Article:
"The DNI should reflect the balance between the aim of economic development and national interests. Hence, the DNI should be dynamic, always follow national economic developments, and consider the condition of businesses," Hartarto noted here on Monday.
The government recently announced its relaxation policy of the DNI, revising Presidential Regulation (Perpres) No. 44 of 2016 as part of the 16th economic policy package.
The relaxation of the DNI is intended to boost domestic and foreign investment. Thus, the policy is more promotional in nature.
"Besides that, the 16th economic policy package is also expected to enhance opportunities for partnership with micro-, small-, and medium-scale businesses (UMKM) and cooperatives, so that the (UMKM) business scale would become larger," he explained.
In the manufacturing industry, several business fields are opened to investment: knitting industry, crumb rubber industry, coconut cake industry, soybean source industry, milk processing, sweetened condensed milk, wood-based product, essential oil industry, and the nail, nut and bolt industry.
The minister said relaxation in this business sector was proposed on the basis of a solid reason. For instance, crumb rubber was eliminated from the DNI since during the 2012-2016 period, the number of businesses operating in that sector only increased by one unit, from 201 to 202 units.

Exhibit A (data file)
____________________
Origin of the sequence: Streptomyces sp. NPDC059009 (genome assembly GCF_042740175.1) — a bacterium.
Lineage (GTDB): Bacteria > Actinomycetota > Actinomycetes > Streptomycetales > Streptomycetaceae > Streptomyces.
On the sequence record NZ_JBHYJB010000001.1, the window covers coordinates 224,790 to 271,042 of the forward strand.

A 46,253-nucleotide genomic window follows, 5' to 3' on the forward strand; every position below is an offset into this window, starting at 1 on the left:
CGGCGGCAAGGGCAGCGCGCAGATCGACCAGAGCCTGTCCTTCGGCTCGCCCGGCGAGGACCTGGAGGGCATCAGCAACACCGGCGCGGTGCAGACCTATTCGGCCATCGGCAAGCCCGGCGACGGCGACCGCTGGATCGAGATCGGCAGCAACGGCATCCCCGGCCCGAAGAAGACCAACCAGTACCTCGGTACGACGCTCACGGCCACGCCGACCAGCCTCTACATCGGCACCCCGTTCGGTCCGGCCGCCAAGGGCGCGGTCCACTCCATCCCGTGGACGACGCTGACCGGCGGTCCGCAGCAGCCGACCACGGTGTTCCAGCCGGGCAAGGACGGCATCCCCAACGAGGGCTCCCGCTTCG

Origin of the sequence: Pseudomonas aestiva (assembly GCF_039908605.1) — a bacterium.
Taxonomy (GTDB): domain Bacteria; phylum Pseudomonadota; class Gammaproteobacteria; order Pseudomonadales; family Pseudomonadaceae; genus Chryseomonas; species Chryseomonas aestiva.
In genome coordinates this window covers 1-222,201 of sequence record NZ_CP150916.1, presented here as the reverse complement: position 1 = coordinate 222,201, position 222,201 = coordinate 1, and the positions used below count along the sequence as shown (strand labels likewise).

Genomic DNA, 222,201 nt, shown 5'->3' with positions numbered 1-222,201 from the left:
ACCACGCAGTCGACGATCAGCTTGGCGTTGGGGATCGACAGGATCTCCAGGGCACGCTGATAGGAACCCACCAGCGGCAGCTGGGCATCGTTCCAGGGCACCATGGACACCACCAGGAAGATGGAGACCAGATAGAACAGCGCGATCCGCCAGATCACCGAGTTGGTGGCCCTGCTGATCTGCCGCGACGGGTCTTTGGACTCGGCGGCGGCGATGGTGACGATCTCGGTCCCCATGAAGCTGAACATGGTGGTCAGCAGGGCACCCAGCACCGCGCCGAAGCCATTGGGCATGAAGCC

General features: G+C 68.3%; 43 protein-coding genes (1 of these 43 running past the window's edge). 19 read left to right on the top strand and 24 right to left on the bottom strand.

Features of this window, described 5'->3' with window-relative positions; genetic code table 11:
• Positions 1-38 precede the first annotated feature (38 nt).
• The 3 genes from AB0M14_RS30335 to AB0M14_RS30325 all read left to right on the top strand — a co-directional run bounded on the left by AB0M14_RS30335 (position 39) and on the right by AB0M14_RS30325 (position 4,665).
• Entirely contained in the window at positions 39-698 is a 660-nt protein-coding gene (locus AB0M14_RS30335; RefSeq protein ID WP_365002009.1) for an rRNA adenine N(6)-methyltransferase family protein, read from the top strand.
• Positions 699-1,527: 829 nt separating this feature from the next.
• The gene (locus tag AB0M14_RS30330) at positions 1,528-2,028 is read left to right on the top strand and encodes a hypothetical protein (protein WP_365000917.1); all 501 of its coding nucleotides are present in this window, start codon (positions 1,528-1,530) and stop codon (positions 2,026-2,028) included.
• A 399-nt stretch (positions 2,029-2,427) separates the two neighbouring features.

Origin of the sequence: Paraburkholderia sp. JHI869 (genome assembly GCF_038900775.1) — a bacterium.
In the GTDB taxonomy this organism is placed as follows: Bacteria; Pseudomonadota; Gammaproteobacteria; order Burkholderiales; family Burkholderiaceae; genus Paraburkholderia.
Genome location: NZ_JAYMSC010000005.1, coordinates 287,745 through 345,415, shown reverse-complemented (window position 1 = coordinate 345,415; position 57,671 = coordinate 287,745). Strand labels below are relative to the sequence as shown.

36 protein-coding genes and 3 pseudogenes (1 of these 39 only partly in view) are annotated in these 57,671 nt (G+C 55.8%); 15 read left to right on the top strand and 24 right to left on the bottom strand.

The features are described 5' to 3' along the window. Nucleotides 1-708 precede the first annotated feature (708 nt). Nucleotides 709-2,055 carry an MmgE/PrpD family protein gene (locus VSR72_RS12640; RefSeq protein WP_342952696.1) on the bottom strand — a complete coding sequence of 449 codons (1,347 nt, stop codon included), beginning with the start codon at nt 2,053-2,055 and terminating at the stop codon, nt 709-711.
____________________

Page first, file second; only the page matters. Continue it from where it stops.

"Hence, relaxation of the DNI is open to domestic and foreign investment. There is a special provision for UMKM and a provision that restricts foreign investment," he noted.
The minister explained that the sector is open, as there was no significant investment over the past three years.
Hartarto said, in relaxing this DNI, there was no obligation for the industry to cooperate with other companies in the same field.
"Hence, we release this. We then gave some new ones to MSMEs, including the seaweed industry," he noted.
"The seaweed industry is entirely domestic, except for downstream carrageenan," he explained.
According to the minister, UMKM schemes and partnerships can be in the form of contracts, raw material supply, plasma core activities, and other partnership patterns.
"However, it is not binding. This form of partnership exists. In agriculture, for instance, ownership is carried out in a certain amount," he stated.
Reporting by Sella Panduarsa Gareta
Editing by Andi Abdussalam, Otniel Tamindael